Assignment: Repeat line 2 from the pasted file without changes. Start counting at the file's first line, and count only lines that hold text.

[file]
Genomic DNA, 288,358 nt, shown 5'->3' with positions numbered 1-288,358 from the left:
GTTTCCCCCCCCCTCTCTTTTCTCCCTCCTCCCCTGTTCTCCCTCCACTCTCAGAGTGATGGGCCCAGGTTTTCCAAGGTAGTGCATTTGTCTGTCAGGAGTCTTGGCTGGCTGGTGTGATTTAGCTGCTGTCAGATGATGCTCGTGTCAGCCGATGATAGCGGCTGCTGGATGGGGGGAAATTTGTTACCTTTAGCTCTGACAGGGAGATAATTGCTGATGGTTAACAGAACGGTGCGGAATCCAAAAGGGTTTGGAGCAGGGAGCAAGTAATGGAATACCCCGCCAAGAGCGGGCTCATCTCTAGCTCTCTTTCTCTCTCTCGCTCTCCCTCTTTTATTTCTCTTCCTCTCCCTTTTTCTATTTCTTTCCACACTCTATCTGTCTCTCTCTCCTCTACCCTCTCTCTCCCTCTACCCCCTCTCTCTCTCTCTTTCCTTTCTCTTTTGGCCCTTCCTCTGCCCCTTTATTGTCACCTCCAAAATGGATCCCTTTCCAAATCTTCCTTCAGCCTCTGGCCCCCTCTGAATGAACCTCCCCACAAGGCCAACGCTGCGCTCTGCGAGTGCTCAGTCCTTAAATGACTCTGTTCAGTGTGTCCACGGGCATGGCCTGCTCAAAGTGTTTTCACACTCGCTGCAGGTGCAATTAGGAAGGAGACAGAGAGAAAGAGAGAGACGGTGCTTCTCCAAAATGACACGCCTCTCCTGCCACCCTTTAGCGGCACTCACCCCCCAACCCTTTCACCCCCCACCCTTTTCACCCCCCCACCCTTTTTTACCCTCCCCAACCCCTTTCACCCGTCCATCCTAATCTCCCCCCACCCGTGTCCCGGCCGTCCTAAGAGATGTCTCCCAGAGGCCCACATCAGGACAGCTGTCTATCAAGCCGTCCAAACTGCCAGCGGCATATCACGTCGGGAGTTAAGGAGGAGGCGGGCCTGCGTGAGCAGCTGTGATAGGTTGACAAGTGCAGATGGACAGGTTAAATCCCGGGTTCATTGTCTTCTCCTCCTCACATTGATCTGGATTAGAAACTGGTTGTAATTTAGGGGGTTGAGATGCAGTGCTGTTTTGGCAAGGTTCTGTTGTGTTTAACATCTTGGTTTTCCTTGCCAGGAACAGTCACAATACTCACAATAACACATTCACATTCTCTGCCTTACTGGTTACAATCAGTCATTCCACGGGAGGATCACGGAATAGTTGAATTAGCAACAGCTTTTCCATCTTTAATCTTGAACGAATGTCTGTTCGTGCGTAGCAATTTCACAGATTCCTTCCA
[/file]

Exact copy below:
GTTTCCCCCCCCCTCTCTTTTCTCCCTCCTCCCCTGTTCTCCCTCCACTCTCAGAGTGATGGGCCCAGGTTTTCCAAGGTAGTGCATTTGTCTGTCAGGAGTCTTGGCTGGCTGGTGTGATTTAGCTGCTGTCAGATGATGCTCGTGTCAGCCGATGATAGCGGCTGCTGGATGGGGGGAAATTTGTTACCTTTAGCTCTGACAGGGAGATAATTGCTGATGGTTAACAGAACGGTGCGGAATCCAAAAGGGTTTGGAGCAGGGAGCAAGTAATGGAATACCCCGCCAAGAGCGGGCTCATCTCTAGCTCTCTTTCTCTCTCTCGCTCTCCCTCTTTTATTTCTCTTCCTCTCCCTTTTTCTATTTCTTTCCACACTCTATCTGTCTCTCTCTCCTCTACCCTCTCTCTCCCTCTACCCCCTCTCTCTCTCTCTTTCCTTTCTCTTTTGGCCCTTCCTCTGCCCCTTTATTGTCACCTCCAAAATGGATCCCTTTCCAAATCTTCCTTCAGCCTCTGGCCCCCTCTGAATGAACCTCCCCACAAGGCCAACGCTGCGCTCTGCGAGTGCTCAGTCCTTAAATGACTCTGTTCAGTGTGTCCACGGGCATGGCCTGCTCAAAGTGTTTTCACACTCGCTGCAGGTGCAATTAGGAAGGAGACAGAGAGAAAGAGAGAGACGGTGCTTCTCCAAAATGACACGCCTCTCCTGCCACCCTTTAGCGGCACTCACCCCCCAACCCTTTCACCCCCCACCCTTTTCACCCCCCCACCCTTTTTTACCCTCCCCAACCCCTTTCACCCGTCCATCCTAATCTCCCCCCACCCGTGTCCCGGCCGTCCTAAGAGATGTCTCCCAGAGGCCCACATCAGGACAGCTGTCTATCAAGCCGTCCAAACTGCCAGCGGCATATCACGTCGGGAGTTAAGGAGGAGGCGGGCCTGCGTGAGCAGCTGTGATAGGTTGACAAGTGCAGATGGACAGGTTAAATCCCGGGTTCATTGTCTTCTCCTCCTCACATTGATCTGGATTAGAAACTGGTTGTAATTTAGGGGGTTGAGATGCAGTGCTGTTTTGGCAAGGTTCTGTTGTGTTTAACATCTTGGTTTTCCTTGCCAGGAACAGTCACAATACTCACAATAACACATTCACATTCTCTGCCTTACTGGTTACAATCAGTCATTCCACGGGAGGATCACGGAATAGTTGAATTAGCAACAGCTTTTCCATCTTTAATCTTGAACGAATGTCTGTTCGTGCGTAGCAATTTCACAGATTCCTTCCA